Lawmakers previously argued a program to develop a national patient identifier could violate privacy issues or raise security concerns, while the medical community and insurers claimed the ban kept them from properly matching patients with the correct medical information–a major issue that health systems are struggling with.
Modern Healthcare: House Votes To Overturn Ban On National Patient Identifier
The U.S. House of Representatives passed a $99.4 billion HHS appropriation bill with several amendments including reversing a longtime ban on developing a national patient identifier, money for hospital emergency departments dealing with opioid overdoses, and a nod to the anti-vaccination controversy. For decades, Congress has prohibited HHS from funding the development or promotion of any national program where patients would receive permanent, unique identification numbers. (Luthi and Cohen, 6/13)
Modern Healthcare: As The Care Continuum Expands, Patient-Matching Remains A Problem Without A Single Solution
Matching patients with their medical information sounds like a simple concept, but it’s not. The practice is plagued by such issues as typos, missing data, similar names and new addresses—resulting in match rates as low as 80% within the same facility, according to the College of Healthcare Information Management Executives. That means 1 in every 5 patients may not be linked with the correct record. It also leads to higher costs. Patient-matching remains a multi- billion-dollar problem in the U.S., with inaccurate patient identification accounting for $1,950 in duplicative medical care costs per inpatient and $1.5 million in denied claims per hospital each year, according to a survey by Black Book. (Cohen, 6/13)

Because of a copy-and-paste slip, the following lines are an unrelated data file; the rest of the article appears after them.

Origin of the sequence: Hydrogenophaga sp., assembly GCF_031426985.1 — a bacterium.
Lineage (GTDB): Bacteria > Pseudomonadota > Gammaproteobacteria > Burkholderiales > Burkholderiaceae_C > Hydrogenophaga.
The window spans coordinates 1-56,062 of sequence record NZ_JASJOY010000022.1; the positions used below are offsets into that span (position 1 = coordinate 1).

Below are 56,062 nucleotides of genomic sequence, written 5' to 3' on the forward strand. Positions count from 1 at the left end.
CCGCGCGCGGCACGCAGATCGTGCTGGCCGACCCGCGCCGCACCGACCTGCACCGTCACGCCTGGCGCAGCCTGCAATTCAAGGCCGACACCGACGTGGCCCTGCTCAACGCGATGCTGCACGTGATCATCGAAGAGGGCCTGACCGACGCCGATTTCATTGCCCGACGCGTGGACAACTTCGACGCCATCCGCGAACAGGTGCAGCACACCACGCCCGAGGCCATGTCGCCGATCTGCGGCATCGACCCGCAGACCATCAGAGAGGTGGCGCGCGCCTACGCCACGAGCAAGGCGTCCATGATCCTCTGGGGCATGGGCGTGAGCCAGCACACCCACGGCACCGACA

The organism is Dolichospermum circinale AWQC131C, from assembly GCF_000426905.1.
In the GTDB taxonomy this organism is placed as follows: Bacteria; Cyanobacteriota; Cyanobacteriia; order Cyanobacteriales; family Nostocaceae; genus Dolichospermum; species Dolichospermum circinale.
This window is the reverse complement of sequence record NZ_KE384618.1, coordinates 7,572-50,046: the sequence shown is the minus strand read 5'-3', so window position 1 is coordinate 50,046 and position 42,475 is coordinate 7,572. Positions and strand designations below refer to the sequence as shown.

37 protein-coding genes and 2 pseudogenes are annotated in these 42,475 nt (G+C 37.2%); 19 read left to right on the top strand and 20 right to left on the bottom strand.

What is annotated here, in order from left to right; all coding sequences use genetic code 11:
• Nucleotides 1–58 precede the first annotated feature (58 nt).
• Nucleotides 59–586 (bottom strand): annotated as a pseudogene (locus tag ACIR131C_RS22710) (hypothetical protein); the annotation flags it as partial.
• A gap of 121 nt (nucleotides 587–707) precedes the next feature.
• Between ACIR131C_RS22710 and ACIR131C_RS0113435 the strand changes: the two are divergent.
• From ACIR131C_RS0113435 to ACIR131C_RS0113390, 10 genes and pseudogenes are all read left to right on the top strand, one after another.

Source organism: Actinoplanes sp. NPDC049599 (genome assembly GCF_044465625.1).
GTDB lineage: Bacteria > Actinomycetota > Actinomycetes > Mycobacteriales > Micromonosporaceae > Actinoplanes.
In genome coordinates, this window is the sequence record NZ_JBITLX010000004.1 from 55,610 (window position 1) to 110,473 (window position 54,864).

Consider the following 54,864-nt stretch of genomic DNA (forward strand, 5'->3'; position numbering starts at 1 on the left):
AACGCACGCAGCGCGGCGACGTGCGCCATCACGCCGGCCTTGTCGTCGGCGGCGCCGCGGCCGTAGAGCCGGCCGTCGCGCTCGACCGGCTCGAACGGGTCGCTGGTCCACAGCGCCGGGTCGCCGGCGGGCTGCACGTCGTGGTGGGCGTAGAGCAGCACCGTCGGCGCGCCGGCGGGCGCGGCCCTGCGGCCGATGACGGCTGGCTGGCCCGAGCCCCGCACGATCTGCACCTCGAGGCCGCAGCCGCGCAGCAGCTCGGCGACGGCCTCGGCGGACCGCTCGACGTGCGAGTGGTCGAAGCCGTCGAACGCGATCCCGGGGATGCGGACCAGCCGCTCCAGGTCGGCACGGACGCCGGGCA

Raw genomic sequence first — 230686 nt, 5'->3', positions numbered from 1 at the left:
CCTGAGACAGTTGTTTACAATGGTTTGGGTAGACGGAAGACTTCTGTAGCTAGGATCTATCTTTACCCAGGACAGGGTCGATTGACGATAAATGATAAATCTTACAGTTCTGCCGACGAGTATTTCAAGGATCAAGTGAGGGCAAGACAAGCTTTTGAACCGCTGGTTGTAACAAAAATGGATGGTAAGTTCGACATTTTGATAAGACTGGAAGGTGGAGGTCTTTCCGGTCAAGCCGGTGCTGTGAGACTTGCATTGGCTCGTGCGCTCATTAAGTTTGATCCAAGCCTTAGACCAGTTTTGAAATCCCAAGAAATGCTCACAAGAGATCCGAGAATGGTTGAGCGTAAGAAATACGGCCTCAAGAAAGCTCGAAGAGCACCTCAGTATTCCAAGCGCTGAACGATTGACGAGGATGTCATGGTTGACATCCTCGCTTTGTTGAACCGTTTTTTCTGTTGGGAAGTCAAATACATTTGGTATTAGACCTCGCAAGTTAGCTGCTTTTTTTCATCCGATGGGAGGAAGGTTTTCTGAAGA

In other news about electronic health records —
Modern Healthcare: VA, Defense Propose New Office For EHR Projects
The Defense and Veterans Affairs Departments plan to create a joint office that will have decision-making authority for their co-developed health record system, leaders told lawmakers on Wednesday. After months of congressional criticsm and requests for a proposed joint governance structure for the massive project, the agencies said they are creating Federal EHR Modernization Program Management Office as a “single point of authority” for EHR projects. (Cohen, 6/12)
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Source : Kaiser Health